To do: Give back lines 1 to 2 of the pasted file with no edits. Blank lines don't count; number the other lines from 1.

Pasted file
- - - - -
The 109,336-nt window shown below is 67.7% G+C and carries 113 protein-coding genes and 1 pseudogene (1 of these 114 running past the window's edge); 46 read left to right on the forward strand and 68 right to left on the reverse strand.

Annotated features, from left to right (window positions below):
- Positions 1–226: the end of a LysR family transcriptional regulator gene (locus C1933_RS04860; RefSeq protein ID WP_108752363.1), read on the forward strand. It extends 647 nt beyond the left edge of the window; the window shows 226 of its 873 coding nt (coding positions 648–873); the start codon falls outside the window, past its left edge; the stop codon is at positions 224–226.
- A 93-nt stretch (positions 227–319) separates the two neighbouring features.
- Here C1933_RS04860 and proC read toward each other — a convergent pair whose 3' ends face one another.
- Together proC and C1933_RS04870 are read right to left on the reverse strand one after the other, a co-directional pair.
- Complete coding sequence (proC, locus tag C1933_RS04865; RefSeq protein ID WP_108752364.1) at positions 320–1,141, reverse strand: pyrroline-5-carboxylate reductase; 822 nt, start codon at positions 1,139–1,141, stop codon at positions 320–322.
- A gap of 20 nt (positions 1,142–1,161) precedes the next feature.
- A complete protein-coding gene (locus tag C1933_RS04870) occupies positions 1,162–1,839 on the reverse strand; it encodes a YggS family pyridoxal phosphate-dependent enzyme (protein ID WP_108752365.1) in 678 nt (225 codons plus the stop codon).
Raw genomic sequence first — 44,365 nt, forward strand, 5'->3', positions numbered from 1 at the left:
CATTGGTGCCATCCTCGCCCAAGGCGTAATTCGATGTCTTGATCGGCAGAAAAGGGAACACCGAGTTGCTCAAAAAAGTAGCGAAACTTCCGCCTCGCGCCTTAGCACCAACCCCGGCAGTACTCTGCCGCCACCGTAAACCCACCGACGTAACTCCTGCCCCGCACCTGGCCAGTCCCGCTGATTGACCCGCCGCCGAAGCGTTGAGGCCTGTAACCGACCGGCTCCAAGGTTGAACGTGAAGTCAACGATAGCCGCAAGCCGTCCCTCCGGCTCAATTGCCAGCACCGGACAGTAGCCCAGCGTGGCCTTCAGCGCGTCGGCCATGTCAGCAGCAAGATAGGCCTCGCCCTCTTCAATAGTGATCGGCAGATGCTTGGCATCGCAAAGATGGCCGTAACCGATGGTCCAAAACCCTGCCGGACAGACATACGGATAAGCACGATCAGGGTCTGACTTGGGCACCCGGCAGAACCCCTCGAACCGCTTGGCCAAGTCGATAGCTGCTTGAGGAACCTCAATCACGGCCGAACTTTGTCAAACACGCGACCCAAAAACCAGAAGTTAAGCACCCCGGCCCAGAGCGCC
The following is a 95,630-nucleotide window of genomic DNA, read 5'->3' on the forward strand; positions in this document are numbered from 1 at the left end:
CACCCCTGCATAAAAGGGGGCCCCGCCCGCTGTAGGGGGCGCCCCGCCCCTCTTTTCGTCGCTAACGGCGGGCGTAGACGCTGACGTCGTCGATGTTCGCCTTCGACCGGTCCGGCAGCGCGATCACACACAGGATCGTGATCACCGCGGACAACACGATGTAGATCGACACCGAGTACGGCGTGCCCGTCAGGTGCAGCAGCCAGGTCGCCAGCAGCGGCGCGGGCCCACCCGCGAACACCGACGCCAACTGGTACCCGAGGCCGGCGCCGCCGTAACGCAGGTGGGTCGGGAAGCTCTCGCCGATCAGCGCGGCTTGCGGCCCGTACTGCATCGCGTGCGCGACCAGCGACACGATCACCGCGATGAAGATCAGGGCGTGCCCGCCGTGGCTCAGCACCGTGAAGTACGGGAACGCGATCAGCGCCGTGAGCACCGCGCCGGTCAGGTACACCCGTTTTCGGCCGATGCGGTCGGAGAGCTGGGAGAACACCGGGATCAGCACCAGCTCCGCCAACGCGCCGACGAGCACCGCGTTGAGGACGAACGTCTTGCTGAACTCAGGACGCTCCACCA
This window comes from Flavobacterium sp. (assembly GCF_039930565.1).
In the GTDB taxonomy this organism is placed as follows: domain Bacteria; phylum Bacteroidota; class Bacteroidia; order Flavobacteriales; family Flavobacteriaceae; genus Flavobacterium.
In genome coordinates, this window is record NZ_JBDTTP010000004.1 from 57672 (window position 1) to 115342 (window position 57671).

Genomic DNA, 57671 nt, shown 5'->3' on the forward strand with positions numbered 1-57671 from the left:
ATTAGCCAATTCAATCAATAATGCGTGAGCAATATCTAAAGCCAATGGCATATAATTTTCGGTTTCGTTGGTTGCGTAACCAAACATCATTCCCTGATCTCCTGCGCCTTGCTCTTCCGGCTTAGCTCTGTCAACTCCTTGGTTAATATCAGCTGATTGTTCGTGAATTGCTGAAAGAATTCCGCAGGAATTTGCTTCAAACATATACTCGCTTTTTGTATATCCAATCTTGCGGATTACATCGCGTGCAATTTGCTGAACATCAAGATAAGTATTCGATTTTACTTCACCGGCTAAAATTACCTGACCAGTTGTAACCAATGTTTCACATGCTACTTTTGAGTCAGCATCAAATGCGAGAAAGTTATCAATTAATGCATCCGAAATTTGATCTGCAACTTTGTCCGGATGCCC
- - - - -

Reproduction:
The 109,336-nt window shown below is 67.7% G+C and carries 113 protein-coding genes and 1 pseudogene (1 of these 114 running past the window's edge); 46 read left to right on the forward strand and 68 right to left on the reverse strand.

Annotated features, from left to right (window positions below):